Admitting that building personal and professional relationships and networks is important to advance your reputation and career does not advocate intellectual pandering. It’s basic advice. It recognizes that people with a variety of connections will access more opportunities than the socially ostracized and marginalized. No matter the quality of your ideas, no one will ever hear about them if you don’t have the networks and connections to publicize them.
Analytic philosophy has quite a few of its own problems. But as a network of university departments across North America and Britain, analytic philosophers have been very good at maintaining orthodoxy of thought throughout their institutions. A sustained study of the academic job market on this continent will find that unconventional philosophical work is pushed into other departments like comparative literature and cultural studies, or out of universities altogether.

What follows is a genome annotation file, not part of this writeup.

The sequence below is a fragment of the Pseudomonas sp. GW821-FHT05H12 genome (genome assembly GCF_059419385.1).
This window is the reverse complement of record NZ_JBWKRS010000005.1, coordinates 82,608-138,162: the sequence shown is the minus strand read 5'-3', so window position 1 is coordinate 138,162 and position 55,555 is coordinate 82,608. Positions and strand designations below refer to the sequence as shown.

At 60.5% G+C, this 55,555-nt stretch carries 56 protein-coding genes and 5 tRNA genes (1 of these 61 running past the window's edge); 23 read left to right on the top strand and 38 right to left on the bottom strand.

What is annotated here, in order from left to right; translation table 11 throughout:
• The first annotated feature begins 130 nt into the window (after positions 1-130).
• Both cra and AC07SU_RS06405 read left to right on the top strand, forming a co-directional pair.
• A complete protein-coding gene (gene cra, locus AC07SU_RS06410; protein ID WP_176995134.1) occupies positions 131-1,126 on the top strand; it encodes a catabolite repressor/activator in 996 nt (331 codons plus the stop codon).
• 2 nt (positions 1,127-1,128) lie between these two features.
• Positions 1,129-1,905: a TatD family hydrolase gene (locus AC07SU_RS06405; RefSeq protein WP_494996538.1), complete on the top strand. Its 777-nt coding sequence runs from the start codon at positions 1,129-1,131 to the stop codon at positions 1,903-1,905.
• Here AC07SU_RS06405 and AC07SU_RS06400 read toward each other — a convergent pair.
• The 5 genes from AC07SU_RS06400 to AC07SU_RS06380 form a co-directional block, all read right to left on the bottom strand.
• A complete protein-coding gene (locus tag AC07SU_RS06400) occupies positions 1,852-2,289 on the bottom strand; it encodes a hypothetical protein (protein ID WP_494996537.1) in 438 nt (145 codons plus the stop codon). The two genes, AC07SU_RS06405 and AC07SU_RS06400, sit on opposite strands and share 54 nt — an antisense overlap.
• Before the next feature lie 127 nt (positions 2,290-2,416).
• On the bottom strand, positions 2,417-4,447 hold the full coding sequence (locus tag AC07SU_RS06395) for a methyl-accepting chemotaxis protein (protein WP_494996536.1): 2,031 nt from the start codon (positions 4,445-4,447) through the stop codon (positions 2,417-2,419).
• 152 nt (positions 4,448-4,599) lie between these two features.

Bergson’s intellectual marginalization in North American university philosophy departments was one of the first instances of the initially productive rebellious spirit of analytic philosophy hardening into anti-critical dogma. Analytic philosophy is inflexibly orthodox and tends to dogmatism, but it must not be dismissed precisely because it is ubiquitous in so much of institutionalized philosophy.
Lessons in Politics and Ethics
My second lesson is a guide to keep your search for explanations as comprehensive as possible: “Political conflict can be more important in contributing to a reputation than a person’s work, but are often made invisible in professional histories.”